Effects of the Alternate Combination of ‘Error-Enhancing’ and ‘Active Assistive’ Robot-Mediated Treatments on Stroke Patients
The present study aimed at investigating the effects of a novel robotic-aided rehabilitation treatment for the recovery of the upper limb related capabilities in chronic post stroke patients. Eighteen post-stroke patients were enrolled in a six weeks therapy program and divided in two groups. They were all required to perform horizontal pointing movements both in the presence of a robot-generated divergent force field (DF) that pushed their hands proportional to the trajectory error and perpendicular to the direction of motion, and according to the typical active assistive (AA) approach used in robotic therapy. We used a crossover experimental paradigm where the two groups switched from one therapy treatment to the other in opposite direction. The hypothesis undergoing this study was that the use of the destabilizing scenario forced the patient to keep the end-point position as closer as possible to the ideal path, hence requiring a more active control of the arm with respect to the AA approach. Our findings confirmed this hypothesis. In addition, when the DF treatment was provided in the first therapy cycle, patients showed straighter and smoother paths also during the subsequent AA therapy cycle, while this was not true in the opposite case. Concluding, the results herein reported provided evidence that the use of the unstable divergent force field can lead to better recovery outcomes, and therefore it is promising to be more effective than the solely therapy that assisted the subject.
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Dr. Tropea is currently a post-doctoral associate at the Neural Engineering group at The BioRobotics Institute, Scuola Superiore Sant’Anna, Pisa. His main research interests account for the neuro-motor control mechanisms and the motor recovery process following a stroke to develop new control algorithms, functional assessment methods, and robotic-based rehabilitative strategies.
Dr. Cesqui is currently a post doctoral associate at the department of Neuromotor physiology of the Santa Lucia Foundation, Rome. Her main research interests are in the areas of upper limb motor control strategies, both in the framework of interceptive actions, and neurorehabilitation, eye movements, and virtual reality systems.
Dr. Monaco is currently an Assistant Professor at The BioRobotics Institute, Scuola Superiore Sant’Anna, Pisa. His main scientific interests account for the analysis of the modifications of motor control during daily activity due to aging and neuro-musculo-skeletal disorders, and fall biomechanics.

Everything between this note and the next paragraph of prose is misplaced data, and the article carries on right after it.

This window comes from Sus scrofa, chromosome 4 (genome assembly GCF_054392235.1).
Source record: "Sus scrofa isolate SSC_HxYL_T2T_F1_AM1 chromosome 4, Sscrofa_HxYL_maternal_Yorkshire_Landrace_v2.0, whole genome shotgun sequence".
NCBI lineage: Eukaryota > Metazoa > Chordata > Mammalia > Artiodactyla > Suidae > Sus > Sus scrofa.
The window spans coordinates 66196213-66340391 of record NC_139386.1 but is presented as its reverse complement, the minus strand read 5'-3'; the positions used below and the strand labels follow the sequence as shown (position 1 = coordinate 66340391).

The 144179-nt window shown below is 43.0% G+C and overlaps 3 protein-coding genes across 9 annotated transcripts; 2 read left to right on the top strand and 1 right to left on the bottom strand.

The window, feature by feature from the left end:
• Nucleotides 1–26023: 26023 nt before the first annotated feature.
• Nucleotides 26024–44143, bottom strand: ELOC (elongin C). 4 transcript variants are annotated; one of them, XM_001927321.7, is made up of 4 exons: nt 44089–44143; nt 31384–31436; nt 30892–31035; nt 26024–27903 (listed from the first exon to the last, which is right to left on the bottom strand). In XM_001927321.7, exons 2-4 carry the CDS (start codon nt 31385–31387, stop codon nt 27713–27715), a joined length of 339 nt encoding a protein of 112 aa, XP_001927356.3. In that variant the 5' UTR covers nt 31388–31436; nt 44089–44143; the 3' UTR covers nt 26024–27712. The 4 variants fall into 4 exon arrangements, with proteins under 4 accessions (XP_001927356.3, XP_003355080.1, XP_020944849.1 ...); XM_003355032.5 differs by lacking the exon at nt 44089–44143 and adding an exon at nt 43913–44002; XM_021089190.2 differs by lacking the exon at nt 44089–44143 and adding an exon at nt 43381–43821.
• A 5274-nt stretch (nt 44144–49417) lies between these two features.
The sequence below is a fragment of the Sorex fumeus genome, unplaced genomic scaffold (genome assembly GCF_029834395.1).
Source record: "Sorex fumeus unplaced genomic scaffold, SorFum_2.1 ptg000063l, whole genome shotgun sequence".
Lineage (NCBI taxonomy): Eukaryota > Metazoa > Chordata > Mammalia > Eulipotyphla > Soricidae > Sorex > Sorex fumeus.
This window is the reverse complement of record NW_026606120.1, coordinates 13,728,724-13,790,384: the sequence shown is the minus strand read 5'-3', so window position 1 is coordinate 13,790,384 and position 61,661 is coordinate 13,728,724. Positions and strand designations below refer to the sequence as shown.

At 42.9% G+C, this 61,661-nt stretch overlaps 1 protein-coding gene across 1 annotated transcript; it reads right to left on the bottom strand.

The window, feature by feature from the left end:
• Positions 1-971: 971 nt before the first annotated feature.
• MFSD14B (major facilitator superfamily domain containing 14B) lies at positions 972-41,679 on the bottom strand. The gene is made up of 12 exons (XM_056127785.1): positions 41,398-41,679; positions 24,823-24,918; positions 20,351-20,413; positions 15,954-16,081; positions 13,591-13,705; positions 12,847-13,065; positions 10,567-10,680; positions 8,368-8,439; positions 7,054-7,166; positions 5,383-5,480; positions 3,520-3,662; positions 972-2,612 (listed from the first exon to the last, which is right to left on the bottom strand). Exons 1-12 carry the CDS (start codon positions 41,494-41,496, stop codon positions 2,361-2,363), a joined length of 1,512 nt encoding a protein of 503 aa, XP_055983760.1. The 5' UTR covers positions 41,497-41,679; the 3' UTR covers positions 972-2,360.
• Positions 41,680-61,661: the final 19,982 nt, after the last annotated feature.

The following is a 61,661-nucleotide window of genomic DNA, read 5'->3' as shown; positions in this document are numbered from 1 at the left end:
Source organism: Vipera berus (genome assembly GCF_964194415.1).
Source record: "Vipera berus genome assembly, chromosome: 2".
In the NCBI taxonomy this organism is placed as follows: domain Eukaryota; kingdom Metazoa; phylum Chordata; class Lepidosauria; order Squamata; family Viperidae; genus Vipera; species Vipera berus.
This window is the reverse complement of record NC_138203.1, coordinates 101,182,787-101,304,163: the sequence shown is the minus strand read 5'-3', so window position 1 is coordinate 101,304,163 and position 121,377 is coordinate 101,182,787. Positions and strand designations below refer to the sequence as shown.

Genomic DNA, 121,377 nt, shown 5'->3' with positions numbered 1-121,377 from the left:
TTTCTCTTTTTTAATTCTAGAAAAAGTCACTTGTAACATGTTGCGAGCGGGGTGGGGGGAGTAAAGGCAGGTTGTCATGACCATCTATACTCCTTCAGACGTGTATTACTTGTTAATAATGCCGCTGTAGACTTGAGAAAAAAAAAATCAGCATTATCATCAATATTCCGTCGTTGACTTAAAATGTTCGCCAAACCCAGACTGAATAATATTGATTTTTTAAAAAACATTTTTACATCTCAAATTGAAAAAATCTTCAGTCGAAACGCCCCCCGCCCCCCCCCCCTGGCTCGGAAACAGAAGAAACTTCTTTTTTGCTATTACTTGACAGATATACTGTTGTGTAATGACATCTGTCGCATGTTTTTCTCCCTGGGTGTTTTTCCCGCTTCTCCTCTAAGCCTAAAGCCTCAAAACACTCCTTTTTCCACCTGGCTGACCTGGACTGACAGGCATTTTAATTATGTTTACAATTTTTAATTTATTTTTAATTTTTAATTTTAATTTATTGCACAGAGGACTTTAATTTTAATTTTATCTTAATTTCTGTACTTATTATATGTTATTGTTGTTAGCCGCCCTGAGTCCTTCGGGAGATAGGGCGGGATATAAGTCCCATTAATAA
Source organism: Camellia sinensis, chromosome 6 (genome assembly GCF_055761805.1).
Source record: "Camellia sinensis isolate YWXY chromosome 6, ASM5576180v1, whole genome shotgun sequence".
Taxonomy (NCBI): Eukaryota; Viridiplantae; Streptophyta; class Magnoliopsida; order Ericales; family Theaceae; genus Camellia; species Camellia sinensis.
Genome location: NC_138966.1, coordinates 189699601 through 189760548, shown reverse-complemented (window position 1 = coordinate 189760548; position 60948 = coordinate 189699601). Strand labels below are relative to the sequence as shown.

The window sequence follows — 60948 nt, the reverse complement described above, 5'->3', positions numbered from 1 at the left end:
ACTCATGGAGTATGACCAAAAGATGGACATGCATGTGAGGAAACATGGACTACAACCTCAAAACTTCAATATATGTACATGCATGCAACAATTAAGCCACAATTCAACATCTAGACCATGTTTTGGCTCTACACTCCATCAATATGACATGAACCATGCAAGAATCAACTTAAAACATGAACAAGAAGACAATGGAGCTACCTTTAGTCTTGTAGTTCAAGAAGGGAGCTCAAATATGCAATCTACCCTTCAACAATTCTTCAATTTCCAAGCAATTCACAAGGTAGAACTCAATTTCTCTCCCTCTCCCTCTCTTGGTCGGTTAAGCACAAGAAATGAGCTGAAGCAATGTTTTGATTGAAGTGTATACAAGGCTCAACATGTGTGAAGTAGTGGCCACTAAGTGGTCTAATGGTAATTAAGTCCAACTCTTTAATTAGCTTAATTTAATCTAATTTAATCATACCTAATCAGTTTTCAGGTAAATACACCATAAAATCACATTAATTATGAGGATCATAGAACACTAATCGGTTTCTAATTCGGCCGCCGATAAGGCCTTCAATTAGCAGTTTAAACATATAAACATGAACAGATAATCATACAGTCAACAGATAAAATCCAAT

Dr. Aliboni is currently a medical doctor in the department of neurorehabilitation of Viareggio Hospital. Her main research and activity interests are in the areas of the upper limb motor control strategies, spasticity and treatment with botulinum toxin and orthosis, brain injury and also pediatric rehabilitation.
Mr. Posteraro is Director of Neurological Unit and Severe Brain Injury Unit of Auxilium Vitae Volterra. He has been working on the use of advanced technologies for many years with specific reference to neurological-derivated disability.
Dr. Micera is Associate Professor and Head of the Translational Neural Engineering Laboratory at the EPFL. His research interests include the development of hybrid neuroprosthetic systems (interfacing the central and peripheral nervous systems with artificial systems) and of mechatronic and robotic systems for function and assessment restoration in disabled and elderly persons.
This paper aims to investigate the effects of the combination of divergent force-field control (DF) and active-assist (AA) control for upper-limb recovery in post-stroke chronic patients. Though force field control has been introduced in gait rehabilitation as an assistive training paradigm, the idea of combining DF and AA control for an upper limb introduced in the paper is new and interesting. Clinical trials and assessments were performed to compare the DF and AA training paradigms. It’s important to observe that after training with the DF strategy in the first therapy cycle, the subsequent AA therapy cycle gave better outcomes.
This article appeared in the 2013 issue of IEEE Journal of Translational Engineering in Health and Medicine.
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